Mr. Ferguson, a conservative, quotes Bill Clinton’s old tutor at the Georgetown University School of Foreign Service, Carroll Quigley, that each civilization has a life cycle where it “enters a period of vigorous expansion, increasing its size and power … until gradually a crisis of organization appears. When this crisis has passed and the civilization been reorganized … it becomes stabilized and eventually stagnant. After a Golden Age of peace and prosperity … the civilization grows steadily weaker until it is submerged by outside enemies, and eventually disappears.”
The trouble with this analysis is that it mistakes structure for system. What sets the West apart from the rest is not the structure of our governments - whether we have presidents or prime ministers, parliaments or congresses - but how the system functions to maximize the energies of the individual while at the same time maintaining that fragile stability of the whole society so the individual can move freely within it.
Mr. Ferguson to his credit does not disagree with that view. But he is nonplussed by the current global financial crisis and at the rapid statistical gains being racked up by challenger states like China, India and Brazil. After more than 300 pages of laserlike historical focus, his nerve fails him and this is where my objection comes in.
Mr. Ferguson’s final conclusion is a bit flat to my mind. “Today … the biggest threat to Western civilization is posed not by other civilizations, but by our own pusillanimity - and by the historical ignorance that feeds it.” Well, yes.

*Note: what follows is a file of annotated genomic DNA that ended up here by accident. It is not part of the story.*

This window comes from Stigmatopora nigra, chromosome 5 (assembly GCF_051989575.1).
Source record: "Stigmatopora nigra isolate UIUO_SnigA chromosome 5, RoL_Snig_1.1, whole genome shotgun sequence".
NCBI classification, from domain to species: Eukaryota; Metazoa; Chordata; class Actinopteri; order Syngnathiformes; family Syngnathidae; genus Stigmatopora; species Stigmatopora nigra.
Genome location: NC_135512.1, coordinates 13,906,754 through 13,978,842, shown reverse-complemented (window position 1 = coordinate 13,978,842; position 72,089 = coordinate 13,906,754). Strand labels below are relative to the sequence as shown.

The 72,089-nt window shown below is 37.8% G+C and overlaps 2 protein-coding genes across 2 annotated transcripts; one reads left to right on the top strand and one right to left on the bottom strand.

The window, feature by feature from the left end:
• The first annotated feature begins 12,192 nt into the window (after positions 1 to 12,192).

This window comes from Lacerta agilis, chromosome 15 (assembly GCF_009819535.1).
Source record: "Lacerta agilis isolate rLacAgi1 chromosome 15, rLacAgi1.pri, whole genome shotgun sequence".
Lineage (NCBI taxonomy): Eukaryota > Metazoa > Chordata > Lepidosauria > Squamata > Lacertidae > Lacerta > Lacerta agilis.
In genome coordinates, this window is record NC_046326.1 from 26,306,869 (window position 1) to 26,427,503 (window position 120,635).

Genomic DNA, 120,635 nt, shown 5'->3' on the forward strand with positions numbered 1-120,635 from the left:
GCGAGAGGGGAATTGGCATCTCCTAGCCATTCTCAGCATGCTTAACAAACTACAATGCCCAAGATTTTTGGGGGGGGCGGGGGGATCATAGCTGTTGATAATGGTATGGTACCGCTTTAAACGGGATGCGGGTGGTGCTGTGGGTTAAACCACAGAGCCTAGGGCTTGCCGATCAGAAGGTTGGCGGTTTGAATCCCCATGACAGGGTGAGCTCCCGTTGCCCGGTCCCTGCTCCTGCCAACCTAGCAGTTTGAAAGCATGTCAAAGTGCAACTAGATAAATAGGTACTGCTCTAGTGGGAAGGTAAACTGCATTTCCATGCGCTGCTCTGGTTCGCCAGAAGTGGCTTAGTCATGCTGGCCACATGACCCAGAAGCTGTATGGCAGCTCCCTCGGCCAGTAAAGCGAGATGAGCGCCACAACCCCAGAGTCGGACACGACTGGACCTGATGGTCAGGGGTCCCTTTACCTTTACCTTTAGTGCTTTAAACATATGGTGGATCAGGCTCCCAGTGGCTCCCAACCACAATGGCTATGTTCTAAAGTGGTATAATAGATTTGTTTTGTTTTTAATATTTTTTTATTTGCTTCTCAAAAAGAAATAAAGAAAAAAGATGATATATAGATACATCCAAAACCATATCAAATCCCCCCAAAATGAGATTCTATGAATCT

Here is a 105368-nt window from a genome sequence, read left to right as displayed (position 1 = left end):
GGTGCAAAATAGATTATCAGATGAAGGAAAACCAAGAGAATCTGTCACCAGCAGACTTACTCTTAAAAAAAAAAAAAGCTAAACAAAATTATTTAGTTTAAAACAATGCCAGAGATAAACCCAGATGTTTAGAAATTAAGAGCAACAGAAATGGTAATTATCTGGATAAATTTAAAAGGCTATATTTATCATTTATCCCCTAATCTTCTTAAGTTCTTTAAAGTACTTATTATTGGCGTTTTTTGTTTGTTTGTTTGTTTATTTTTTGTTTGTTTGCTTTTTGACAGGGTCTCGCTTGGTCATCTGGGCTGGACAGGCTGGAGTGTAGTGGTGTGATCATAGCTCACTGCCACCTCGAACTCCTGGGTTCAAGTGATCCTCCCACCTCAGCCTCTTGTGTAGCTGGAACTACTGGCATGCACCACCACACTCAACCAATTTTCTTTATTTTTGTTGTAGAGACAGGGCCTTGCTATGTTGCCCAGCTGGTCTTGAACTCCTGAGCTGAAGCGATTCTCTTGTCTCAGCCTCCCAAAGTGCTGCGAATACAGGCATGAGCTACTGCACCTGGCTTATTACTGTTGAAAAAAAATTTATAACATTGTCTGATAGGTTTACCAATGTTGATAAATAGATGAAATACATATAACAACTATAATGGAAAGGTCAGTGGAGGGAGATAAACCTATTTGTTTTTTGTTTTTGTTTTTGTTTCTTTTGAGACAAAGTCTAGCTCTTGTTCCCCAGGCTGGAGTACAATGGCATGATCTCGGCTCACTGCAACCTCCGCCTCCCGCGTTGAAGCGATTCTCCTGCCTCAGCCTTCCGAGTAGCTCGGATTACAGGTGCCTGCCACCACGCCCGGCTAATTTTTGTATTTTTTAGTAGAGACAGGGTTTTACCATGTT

But place the current climate of crisis and doubt against a similar period - the decade between 1929 and 1940 known as the Great Depression. That period is now seen as the greatest period in history for technical innovation and scientific advance in electronics, chemistry, air and ground transportation, communications and political thought. Those advances set the stage for the next 40 years of unparalleled prosperity.
As unseemly as the political turmoil of the West appears, contrast it with the challenges to stability going on in China, the Indian subcontinent and elsewhere. Now ask, which system is better positioned to adapt?
Still, this book provides the reader with a historical context lacking in most of today’s analysis. Mr. Ferguson makes one think hard about what’s going on and in that regard, this book is a valuable and highly readable excursion.
James Srodes is author of “On Dupont Circle,” which will be published by Counterpoint in August.